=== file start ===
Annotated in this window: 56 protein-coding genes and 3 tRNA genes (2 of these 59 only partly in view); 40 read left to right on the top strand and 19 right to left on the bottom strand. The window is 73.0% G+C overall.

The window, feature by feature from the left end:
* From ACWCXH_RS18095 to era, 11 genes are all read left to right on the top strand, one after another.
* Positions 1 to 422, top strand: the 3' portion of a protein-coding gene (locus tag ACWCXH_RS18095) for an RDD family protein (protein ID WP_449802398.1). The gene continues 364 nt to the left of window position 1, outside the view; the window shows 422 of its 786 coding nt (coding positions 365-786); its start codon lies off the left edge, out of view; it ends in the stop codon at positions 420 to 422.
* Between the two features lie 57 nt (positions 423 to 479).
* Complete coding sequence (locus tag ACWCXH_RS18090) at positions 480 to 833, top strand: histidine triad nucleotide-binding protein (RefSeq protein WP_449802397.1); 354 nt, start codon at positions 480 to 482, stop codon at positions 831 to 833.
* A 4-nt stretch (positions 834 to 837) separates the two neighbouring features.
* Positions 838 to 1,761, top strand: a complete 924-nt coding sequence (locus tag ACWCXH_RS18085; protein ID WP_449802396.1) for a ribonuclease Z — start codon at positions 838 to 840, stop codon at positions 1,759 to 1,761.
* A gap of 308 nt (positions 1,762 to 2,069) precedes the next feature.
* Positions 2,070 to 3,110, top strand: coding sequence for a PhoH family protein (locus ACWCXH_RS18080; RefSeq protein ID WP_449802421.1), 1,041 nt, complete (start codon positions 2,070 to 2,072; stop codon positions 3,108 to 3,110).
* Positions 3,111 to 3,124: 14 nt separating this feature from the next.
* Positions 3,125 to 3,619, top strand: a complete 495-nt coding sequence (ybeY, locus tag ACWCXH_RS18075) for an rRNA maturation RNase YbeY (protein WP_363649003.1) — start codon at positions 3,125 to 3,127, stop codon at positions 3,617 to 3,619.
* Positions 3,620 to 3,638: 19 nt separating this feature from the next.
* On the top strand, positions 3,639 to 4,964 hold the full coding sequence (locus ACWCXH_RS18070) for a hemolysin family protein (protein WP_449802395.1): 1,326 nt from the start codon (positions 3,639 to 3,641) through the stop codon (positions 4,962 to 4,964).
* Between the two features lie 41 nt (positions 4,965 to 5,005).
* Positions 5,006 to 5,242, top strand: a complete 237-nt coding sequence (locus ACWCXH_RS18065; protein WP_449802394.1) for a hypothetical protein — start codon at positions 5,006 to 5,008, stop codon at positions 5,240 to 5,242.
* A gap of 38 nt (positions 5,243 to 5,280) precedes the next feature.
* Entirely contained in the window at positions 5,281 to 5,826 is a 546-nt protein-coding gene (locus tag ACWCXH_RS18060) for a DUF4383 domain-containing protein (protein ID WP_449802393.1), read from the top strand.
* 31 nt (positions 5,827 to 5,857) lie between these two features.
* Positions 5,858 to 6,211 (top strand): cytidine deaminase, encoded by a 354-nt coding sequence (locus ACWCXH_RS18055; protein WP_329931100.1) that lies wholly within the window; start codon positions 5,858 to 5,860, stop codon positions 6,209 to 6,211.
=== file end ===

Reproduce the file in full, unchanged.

Annotated in this window: 56 protein-coding genes and 3 tRNA genes (2 of these 59 only partly in view); 40 read left to right on the top strand and 19 right to left on the bottom strand. The window is 73.0% G+C overall.

The window, feature by feature from the left end:
* From ACWCXH_RS18095 to era, 11 genes are all read left to right on the top strand, one after another.
* Positions 1 to 422, top strand: the 3' portion of a protein-coding gene (locus tag ACWCXH_RS18095) for an RDD family protein (protein ID WP_449802398.1). The gene continues 364 nt to the left of window position 1, outside the view; the window shows 422 of its 786 coding nt (coding positions 365-786); its start codon lies off the left edge, out of view; it ends in the stop codon at positions 420 to 422.
* Between the two features lie 57 nt (positions 423 to 479).
* Complete coding sequence (locus tag ACWCXH_RS18090) at positions 480 to 833, top strand: histidine triad nucleotide-binding protein (RefSeq protein WP_449802397.1); 354 nt, start codon at positions 480 to 482, stop codon at positions 831 to 833.
* A 4-nt stretch (positions 834 to 837) separates the two neighbouring features.
* Positions 838 to 1,761, top strand: a complete 924-nt coding sequence (locus tag ACWCXH_RS18085; protein ID WP_449802396.1) for a ribonuclease Z — start codon at positions 838 to 840, stop codon at positions 1,759 to 1,761.
* A gap of 308 nt (positions 1,762 to 2,069) precedes the next feature.
* Positions 2,070 to 3,110, top strand: coding sequence for a PhoH family protein (locus ACWCXH_RS18080; RefSeq protein ID WP_449802421.1), 1,041 nt, complete (start codon positions 2,070 to 2,072; stop codon positions 3,108 to 3,110).
* Positions 3,111 to 3,124: 14 nt separating this feature from the next.
* Positions 3,125 to 3,619, top strand: a complete 495-nt coding sequence (ybeY, locus tag ACWCXH_RS18075) for an rRNA maturation RNase YbeY (protein WP_363649003.1) — start codon at positions 3,125 to 3,127, stop codon at positions 3,617 to 3,619.
* Positions 3,620 to 3,638: 19 nt separating this feature from the next.
* On the top strand, positions 3,639 to 4,964 hold the full coding sequence (locus ACWCXH_RS18070) for a hemolysin family protein (protein WP_449802395.1): 1,326 nt from the start codon (positions 3,639 to 3,641) through the stop codon (positions 4,962 to 4,964).
* Between the two features lie 41 nt (positions 4,965 to 5,005).
* Positions 5,006 to 5,242, top strand: a complete 237-nt coding sequence (locus ACWCXH_RS18065; protein WP_449802394.1) for a hypothetical protein — start codon at positions 5,006 to 5,008, stop codon at positions 5,240 to 5,242.
* A gap of 38 nt (positions 5,243 to 5,280) precedes the next feature.
* Entirely contained in the window at positions 5,281 to 5,826 is a 546-nt protein-coding gene (locus tag ACWCXH_RS18060) for a DUF4383 domain-containing protein (protein ID WP_449802393.1), read from the top strand.
* 31 nt (positions 5,827 to 5,857) lie between these two features.
* Positions 5,858 to 6,211 (top strand): cytidine deaminase, encoded by a 354-nt coding sequence (locus ACWCXH_RS18055; protein WP_329931100.1) that lies wholly within the window; start codon positions 5,858 to 5,860, stop codon positions 6,209 to 6,211.